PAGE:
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    I only now realized that my picture doesn't have Square in it, which would also contain the RectangleGeometry. The "generalization" arrows are missing out of negligence, you are absolutely right that I should've rearranged that, sorry. I will edit that and switch the image. I learned a lot from your answer, and think it answers my original question. I will go with your first suggestion of having the subclasses implement IGeometry directly. Originally, I had IArea, IPerimeter and other interfaces seperated, where this aggregation made more sense. Cheers!
    – kiloton
    Commented Aug 25, 2020 at 18:28
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    @kiloton Don’t be sorry :-) This is real life! Yes reuse of some implementors is one of the possibility suggested by GoF for the Bridge. I didn’t mentioned it, because it would have immediately raised the issue of Rectangle/Square vs Liskov Substitution Principle. I see, in your original design you splitted even further, adopting almost a mixin approach, or perhaps Entity (figure), Component (behavior) System design. This can make sense for more complex behaviors and more dynamic problems. But for simple Figure, the simple abstract class approach is certainly the best
    – Christophe
    Commented Aug 25, 2020 at 18:51

Besides the association, aggregation and composition relations, UML also has a general dependency relation, which is shown as a dashed arrow with an open arrowhead (and often a stereotype indicating the kind of dependency).

Assuming there is a reason why the Geometry hierarchy can't be merged with the Figure hierarchy, I would probably draw it as a composition between Figure and IGeometry, and then a <<creates>> dependency between the concrete figures (i.e. Circle) and geometries (CircleGeometry).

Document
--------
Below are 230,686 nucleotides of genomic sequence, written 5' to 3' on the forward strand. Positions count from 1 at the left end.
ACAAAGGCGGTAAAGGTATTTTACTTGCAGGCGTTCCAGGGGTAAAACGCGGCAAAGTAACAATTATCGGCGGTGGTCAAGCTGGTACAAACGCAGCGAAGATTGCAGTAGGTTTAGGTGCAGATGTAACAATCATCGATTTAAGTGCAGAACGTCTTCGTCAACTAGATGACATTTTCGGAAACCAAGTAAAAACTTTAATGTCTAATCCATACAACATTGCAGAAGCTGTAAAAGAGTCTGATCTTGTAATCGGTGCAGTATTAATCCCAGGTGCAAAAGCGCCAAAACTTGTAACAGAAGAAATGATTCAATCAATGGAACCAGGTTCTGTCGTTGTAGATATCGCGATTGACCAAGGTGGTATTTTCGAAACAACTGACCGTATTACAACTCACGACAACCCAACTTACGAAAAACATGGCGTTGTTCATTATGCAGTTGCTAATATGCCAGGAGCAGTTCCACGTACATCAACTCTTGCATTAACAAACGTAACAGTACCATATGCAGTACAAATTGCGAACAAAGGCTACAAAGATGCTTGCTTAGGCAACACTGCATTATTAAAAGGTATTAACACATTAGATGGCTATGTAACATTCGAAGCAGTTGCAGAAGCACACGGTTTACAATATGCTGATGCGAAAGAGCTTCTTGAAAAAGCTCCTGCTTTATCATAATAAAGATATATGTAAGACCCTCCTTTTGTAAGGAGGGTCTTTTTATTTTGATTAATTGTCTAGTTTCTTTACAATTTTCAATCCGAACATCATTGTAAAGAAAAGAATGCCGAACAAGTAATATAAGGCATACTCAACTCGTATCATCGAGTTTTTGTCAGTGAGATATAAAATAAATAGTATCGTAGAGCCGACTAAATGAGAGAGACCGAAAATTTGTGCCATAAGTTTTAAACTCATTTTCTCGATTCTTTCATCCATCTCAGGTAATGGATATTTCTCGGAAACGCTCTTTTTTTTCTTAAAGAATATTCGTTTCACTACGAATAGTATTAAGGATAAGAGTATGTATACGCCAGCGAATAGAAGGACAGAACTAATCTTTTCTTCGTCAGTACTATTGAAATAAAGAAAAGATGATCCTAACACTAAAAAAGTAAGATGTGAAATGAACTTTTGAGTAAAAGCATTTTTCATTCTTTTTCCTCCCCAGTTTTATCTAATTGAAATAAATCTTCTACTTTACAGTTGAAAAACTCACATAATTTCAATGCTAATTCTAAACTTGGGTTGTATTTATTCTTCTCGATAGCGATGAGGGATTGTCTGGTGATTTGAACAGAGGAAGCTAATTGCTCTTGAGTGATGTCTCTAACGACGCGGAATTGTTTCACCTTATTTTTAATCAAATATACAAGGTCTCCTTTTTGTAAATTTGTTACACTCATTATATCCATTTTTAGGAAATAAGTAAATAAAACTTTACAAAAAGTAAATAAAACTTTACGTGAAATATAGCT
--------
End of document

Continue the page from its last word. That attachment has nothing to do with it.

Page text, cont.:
This implies that after creation the concrete geometries can only be used through their interface, so you can't have circle-specific methods in CircleGeometry.

If the Geometry methods are static and you never instantiate a Geometry object, you can model that with a <<uses>> dependency.

  • Hey @Bart, thank you for answering as well. I could also learn some new concepts from your answer, and will merge Geometry and Figure hierarchies like you suggested.
    – kiloton
    Commented Aug 25, 2020 at 18:34

I think you are missing the point of interfaces since your use of the interface IGeometry seems quite pointless. By implementing the interface for each figure in a separate figure-specific object you are defeating the purpose of the interface.

The interface should serve as a common type for figures. You want to be able to treat a figure as an IGeometry. With your implementation you cannot do that, in order to call an IGeometry method you need to know exactly what figure you are dealing with and then use the figure-specific implementation of IGeometry. This is useless.

IGeometry methods need to be implemented directly in the figure classes and the abstract Figure class should declare to implement IGeometry. Then you will have gained something: you can call IGeometry methods on a Figure type without knowing what figure you are dealing with.

  • Hey @Martin Maat, thanks for answering. Please see my comment on the accepted answer and on why I had implementing classes at that point - I started out with several different interfaces for different methods, as in IArea, IPerimeter and IInfo and wanted to composite my Figures. I have since merged the hierarchies.
    – kiloton
    Commented Aug 28, 2020 at 11:16